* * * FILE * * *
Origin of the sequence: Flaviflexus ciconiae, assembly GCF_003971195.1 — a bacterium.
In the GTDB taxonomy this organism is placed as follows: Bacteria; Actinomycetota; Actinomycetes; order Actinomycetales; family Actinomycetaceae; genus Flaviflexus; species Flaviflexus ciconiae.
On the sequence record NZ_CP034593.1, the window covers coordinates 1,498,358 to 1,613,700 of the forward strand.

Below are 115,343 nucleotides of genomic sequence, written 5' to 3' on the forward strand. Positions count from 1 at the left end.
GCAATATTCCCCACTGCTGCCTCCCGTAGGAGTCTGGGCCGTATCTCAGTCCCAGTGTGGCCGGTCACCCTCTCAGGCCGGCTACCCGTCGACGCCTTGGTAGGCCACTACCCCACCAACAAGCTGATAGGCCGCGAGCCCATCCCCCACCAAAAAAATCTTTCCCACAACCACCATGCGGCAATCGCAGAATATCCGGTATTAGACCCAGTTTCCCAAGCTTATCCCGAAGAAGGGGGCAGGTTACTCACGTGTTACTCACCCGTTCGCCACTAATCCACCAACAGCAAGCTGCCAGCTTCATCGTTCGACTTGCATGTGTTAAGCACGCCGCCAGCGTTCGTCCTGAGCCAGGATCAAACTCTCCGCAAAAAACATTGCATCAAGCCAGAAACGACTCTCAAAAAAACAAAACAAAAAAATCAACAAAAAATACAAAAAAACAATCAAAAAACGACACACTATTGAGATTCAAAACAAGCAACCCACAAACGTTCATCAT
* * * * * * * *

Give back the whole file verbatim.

Origin of the sequence: Flaviflexus ciconiae, assembly GCF_003971195.1 — a bacterium.
In the GTDB taxonomy this organism is placed as follows: Bacteria; Actinomycetota; Actinomycetes; order Actinomycetales; family Actinomycetaceae; genus Flaviflexus; species Flaviflexus ciconiae.
On the sequence record NZ_CP034593.1, the window covers coordinates 1,498,358 to 1,613,700 of the forward strand.

Below are 115,343 nucleotides of genomic sequence, written 5' to 3' on the forward strand. Positions count from 1 at the left end.
GCAATATTCCCCACTGCTGCCTCCCGTAGGAGTCTGGGCCGTATCTCAGTCCCAGTGTGGCCGGTCACCCTCTCAGGCCGGCTACCCGTCGACGCCTTGGTAGGCCACTACCCCACCAACAAGCTGATAGGCCGCGAGCCCATCCCCCACCAAAAAAATCTTTCCCACAACCACCATGCGGCAATCGCAGAATATCCGGTATTAGACCCAGTTTCCCAAGCTTATCCCGAAGAAGGGGGCAGGTTACTCACGTGTTACTCACCCGTTCGCCACTAATCCACCAACAGCAAGCTGCCAGCTTCATCGTTCGACTTGCATGTGTTAAGCACGCCGCCAGCGTTCGTCCTGAGCCAGGATCAAACTCTCCGCAAAAAACATTGCATCAAGCCAGAAACGACTCTCAAAAAAACAAAACAAAAAAATCAACAAAAAATACAAAAAAACAATCAAAAAACGACACACTATTGAGATTCAAAACAAGCAACCCACAAACGTTCATCAT